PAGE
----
Martin retires after 30 years in Sheriff's Office

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Clallam County Sheriff's Sgt. Monty Martin responded to a report of a couple who hadn't answered their phone by knocking on their door and waiting - for quite a while -- for them to answer.

When he stepped inside, he instantly got light-headed and knew something was wrong.

The husband was in bed, feeling ill, the wife was moving slowly and the family dog -- normally quite vicious, the wife said - was extremely docile.

Martin discovered the couple had left their car running in the garage and called the fire department, whose staff were able to treat the carbon-monoxide-poisoned couple. Martin received the Lifesaving Medal for his response to the life-threatening situation.

After recounting the story, his eyes twinkled.

"I'm looking forward to doing old-people stuff," he said on the first official day of his retirement.

After spending 30 years working for the Clallam County Sheriff's Office, Martin, 64, was a free man July 1.

On June 22, the Clallam County commissioners held a farewell ceremony for Martin during their regular meeting. Martin received the Sheriff's Star Award, which he can add to the Lifesaving Medal, Purple Heart, three merit awards and two meritorious service awards he's received over the course of his career.

Martin moved to the peninsula in 1980 after working as a deputy at the Marin County Sheriff's Office in California for five years.

He didn't grow up wanting to be a cop, he said - in fact he still doesn't know what he wants to be.

But after a ride-along at age 22, he thought being a cop might be fun.

"The hook was firmly seated," he said.

After attending a police academy in Modesto, Calif., he went to work in Marin County and quickly learned to leave the John Wayne attitude behind when responding to calls.

"When you're new you tend to do things because you think you can," he said, adding he got beaten up a couple times because of it.

Moving to Forks for a job as a forest products deputy was a change from Marin County, but he enjoyed it, he said.

Every day he got to drive down logging roads, talk to loggers and investigate thefts or inspect mills, he said.

"It's like I got paid to be a tourist," he said.

After five years, he was promoted to sergeant and moved to Sequim.

"From 12 feet of rain a year to a little over a foot a year - that was not hard to do," he said.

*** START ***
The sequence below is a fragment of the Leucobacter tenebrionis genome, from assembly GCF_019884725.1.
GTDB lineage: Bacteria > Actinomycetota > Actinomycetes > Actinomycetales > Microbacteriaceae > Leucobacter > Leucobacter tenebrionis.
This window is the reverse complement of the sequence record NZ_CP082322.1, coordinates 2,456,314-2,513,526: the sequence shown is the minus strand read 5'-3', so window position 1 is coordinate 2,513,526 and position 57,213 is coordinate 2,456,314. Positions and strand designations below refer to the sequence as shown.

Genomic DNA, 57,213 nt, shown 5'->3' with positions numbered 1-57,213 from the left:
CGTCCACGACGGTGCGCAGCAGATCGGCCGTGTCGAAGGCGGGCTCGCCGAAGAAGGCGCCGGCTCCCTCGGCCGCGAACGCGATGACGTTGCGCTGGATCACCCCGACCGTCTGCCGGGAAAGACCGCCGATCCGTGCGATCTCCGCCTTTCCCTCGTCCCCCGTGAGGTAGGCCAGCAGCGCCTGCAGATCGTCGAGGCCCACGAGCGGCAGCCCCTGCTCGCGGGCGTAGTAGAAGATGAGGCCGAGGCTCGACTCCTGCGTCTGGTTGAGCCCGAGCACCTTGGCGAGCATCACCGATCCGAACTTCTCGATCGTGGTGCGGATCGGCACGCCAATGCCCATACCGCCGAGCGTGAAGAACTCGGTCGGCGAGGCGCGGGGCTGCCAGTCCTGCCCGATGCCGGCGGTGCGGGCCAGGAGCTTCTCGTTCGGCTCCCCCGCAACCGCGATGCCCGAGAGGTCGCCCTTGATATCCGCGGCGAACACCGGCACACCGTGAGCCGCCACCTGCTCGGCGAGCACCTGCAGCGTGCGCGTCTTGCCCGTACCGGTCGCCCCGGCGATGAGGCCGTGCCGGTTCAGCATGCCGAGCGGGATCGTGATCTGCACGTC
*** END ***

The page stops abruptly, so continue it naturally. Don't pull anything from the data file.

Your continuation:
It was in Sequim he met his wife, Maureen, who works for the Department of Child and Family Services.

In 1991 Martin was promoted to detective sergeant. He covered several big cases, including the 1993 double murder case of Darold Stenson and three robberies.

Martin said some of his favorite memories are of getting thank-yous weeks, months or sometimes years down the road from someone he arrested who wanted to thank him for helping them see the light.

"It makes it worth it," he said.

But there was plenty of misery to go with the job as well.

Cases involving children always were hard, no matter what, as well as death investigations, he said.

"We saw stuff people just shouldn't see and we deal with it the best we can," he said.

Martin took just less than a year of absence from the Sheriff's Office to go to Bosnia with the United Nations. While there he trained and monitored local police. When his leave was up, he was ready to get back to work, he said.

Another stint as detective sergeant in 2005 put him in the middle of dark times at the Sheriff's Office, he said.

Amid a couple of terminations and evidence theft, Martin had a lot of cleaning up to do, he said.

He was promoted to staff sergeant in 2007.

In June 2008, he went to the FBI National Academy for training and shortly after returning home he had a heart attack, he said.

"It wasn't that I was overweight," he said. "I ate well and exercised a lot."

He realized the job he had was a young person's job, he said.

At work he made sure that when he left there was nothing to be done that only he could do, he said.

"Succession planning was important," he said.

The days ahead will be full of fishing, golfing, crabbing, shooting and not being in a hurry, he said.

Except when he runs.

"It'd be a waste after 60 years to let myself go," he said.

Amanda Winters can be reached at

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